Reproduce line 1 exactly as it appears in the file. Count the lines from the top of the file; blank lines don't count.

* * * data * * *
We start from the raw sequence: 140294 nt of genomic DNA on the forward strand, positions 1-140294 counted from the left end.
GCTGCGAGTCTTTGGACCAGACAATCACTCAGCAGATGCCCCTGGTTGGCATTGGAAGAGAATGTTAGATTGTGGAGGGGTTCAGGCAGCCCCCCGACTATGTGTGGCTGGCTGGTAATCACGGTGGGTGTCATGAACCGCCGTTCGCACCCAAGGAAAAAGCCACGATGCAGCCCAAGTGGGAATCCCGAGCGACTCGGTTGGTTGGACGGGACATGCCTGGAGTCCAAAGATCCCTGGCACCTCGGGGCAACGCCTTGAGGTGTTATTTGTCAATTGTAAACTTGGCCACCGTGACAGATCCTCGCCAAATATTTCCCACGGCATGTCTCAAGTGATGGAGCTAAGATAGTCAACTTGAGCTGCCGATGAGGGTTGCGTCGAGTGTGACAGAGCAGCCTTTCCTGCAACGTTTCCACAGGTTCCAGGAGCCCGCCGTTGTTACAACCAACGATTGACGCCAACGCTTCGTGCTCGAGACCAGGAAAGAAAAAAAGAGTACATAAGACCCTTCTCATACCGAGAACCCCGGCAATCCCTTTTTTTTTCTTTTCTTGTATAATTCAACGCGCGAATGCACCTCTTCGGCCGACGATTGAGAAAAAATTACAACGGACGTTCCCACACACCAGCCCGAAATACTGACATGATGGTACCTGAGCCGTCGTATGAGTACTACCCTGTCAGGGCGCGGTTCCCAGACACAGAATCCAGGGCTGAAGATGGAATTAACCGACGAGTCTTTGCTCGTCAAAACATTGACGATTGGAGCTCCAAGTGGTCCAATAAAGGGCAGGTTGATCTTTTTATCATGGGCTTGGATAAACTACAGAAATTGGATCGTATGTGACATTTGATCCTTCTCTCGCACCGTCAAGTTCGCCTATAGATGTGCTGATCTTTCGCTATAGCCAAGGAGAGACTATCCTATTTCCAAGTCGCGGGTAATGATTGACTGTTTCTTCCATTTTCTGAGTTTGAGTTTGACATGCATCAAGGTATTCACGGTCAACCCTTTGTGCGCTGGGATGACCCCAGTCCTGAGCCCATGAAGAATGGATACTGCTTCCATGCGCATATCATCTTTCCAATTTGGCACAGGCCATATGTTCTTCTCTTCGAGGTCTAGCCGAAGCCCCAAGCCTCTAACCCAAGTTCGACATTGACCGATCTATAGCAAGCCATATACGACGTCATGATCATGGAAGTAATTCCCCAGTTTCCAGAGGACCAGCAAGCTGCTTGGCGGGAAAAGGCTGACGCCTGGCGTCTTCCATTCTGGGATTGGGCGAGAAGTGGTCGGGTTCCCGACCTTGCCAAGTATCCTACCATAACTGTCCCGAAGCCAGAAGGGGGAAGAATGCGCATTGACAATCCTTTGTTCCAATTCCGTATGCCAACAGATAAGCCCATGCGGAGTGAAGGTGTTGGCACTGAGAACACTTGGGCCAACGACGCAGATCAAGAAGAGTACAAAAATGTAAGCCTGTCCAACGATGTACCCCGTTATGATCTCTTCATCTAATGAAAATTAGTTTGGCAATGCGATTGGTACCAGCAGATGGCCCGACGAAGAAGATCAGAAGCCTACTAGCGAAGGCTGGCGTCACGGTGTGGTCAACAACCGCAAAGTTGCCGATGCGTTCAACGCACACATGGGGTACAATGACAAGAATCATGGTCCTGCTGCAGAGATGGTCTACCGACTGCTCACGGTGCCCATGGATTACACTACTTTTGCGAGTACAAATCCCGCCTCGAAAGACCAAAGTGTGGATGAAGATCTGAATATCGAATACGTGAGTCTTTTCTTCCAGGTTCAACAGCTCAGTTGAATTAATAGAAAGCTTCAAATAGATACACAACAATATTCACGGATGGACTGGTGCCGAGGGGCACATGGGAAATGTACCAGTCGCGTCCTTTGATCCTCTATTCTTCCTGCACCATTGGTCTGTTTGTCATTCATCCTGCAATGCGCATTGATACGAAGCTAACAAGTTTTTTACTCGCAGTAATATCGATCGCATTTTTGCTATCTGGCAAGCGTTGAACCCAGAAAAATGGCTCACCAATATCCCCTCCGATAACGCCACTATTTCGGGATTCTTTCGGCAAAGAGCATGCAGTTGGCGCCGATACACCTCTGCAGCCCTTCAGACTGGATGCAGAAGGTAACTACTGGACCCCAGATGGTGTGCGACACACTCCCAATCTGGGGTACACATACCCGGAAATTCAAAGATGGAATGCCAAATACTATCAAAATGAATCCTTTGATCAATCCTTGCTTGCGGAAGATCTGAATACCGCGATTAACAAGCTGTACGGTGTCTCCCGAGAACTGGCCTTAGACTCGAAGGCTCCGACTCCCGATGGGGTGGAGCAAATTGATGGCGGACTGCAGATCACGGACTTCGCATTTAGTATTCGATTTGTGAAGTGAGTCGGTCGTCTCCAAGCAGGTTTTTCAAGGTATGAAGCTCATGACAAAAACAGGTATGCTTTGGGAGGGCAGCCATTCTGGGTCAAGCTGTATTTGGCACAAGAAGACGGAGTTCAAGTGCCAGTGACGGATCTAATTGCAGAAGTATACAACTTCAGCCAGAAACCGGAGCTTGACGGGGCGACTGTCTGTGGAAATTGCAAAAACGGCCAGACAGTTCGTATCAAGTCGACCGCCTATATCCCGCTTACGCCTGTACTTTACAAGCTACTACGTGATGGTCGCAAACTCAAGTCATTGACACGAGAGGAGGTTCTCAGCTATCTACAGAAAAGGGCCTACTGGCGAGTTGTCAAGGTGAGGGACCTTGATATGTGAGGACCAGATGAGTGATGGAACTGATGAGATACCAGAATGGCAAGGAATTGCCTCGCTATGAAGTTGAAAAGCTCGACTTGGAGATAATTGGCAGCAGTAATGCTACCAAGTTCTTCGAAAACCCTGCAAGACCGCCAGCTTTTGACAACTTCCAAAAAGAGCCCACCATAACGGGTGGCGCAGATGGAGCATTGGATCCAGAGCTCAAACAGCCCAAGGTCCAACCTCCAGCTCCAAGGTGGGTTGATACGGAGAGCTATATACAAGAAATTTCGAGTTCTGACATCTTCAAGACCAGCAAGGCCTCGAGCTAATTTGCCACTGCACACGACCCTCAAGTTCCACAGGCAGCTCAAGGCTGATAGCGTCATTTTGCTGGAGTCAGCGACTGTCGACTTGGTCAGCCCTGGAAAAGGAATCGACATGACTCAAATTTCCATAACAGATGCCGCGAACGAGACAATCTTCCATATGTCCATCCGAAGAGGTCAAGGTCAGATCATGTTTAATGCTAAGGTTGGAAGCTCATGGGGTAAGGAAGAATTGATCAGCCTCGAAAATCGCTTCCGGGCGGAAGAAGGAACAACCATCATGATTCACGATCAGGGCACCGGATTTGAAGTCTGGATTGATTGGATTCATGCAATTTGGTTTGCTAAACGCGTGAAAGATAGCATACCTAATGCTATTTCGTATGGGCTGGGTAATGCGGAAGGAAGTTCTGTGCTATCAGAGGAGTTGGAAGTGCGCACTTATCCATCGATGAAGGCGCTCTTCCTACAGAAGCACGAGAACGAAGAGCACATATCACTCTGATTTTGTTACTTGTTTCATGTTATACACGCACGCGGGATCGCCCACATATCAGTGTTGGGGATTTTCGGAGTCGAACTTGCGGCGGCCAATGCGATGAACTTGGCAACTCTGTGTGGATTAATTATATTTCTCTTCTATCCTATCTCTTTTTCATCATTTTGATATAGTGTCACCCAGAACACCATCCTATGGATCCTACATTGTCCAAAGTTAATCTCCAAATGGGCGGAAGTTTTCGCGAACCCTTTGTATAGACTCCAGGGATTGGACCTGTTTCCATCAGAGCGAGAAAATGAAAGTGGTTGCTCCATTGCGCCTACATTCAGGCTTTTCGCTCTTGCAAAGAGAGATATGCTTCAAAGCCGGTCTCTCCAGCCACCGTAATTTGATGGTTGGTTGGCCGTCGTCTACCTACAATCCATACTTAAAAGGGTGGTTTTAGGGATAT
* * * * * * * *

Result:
We start from the raw sequence: 140294 nt of genomic DNA on the forward strand, positions 1-140294 counted from the left end.